Creating dynamic nested Active Directory groups, what we call dynasties, is an incredibly easy way to ensure your most used and most important Active Directory groups are accurate. The premise is simple: every organization needs AD groups for each location, department, and manager; all the information is in Active Directory so make them dynamic. A few simple clicks and BOOM! you have accurate nested groups.
If you add a new office location, it will automatically show up. If Jane Doe gets promoted and has 3 new direct reports, her mini-organization gets its own distribution list. If you re-organize all of your departments, the new structure is automatically created and accurate. It’s that simple, as illustrated in this video demonstration.
But what if you want to make them security groups, that should come with a warning — two simple words, token bloat. Because there are a lot of groups that are created in any sized organization. And because they are nested. If you are in the Tacoma group, then you are also in the Washington group, and the Pacific Northwest group, and the United States group. So, you don’t want to just make all of them mail enabled security groups.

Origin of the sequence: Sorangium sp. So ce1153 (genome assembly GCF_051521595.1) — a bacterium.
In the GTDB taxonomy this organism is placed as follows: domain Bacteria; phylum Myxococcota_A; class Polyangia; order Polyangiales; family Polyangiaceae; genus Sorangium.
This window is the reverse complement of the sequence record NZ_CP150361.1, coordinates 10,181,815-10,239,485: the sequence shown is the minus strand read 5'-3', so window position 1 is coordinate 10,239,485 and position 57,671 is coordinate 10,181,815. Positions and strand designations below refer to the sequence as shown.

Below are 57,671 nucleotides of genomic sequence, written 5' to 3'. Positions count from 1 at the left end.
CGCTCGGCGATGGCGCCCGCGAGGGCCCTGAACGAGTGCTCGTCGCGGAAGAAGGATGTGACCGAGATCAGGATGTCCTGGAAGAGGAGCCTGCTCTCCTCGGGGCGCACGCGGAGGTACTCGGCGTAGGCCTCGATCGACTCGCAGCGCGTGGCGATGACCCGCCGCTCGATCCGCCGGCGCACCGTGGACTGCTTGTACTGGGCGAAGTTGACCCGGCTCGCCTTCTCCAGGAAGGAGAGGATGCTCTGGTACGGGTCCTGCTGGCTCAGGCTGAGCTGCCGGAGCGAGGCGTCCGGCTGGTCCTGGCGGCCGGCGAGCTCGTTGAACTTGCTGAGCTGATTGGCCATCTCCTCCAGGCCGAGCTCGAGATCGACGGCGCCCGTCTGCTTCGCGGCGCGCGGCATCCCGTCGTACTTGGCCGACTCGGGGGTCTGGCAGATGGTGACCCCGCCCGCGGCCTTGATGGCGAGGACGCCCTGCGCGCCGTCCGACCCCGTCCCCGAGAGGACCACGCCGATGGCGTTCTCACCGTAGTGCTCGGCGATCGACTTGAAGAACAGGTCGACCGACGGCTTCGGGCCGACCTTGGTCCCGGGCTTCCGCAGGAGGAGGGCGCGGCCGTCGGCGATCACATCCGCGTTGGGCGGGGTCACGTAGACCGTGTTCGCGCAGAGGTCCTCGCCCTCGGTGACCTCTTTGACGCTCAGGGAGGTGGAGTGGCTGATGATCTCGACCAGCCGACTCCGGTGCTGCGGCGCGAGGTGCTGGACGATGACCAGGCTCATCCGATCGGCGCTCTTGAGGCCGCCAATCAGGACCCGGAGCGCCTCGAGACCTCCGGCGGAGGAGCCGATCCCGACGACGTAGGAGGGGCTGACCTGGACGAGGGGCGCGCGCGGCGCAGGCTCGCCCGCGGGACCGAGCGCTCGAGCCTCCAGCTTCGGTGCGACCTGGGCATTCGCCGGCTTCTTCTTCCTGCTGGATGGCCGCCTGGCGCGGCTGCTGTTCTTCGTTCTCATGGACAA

But you might want to make some of them mail enabled security groups. It is very unlikely that the top levels of these groups need to be security groups, so the parents can be distribution groups but the children can be security groups. This is probably most prevalent in managerial dynasties, where you might want to assign permissions to just the direct reports of Jane Doe but don’t need any permissions on higher level managers.
With Imanami GroupID, when you are creating that dynasty, create it as a distribution group. It will create all of those children with that group type, and then using either the GroupID management console, ADUC, or PowerShell, change the groups that you want to security groups. When the dynasty updates, it will not affect the group type, keeping that setting.
One note of caution: you may want to set GroupID Automate to not delete empty groups so that you don’t lose the permissions. You can easily run a report or filter the empty groups to manually see if you should keep those.
The best practice is to have as few security groups as you can to accomplish your permissions and entitlement goals, this technique goes a long way to ensuring that you can create and maintain these groups simply and reliably.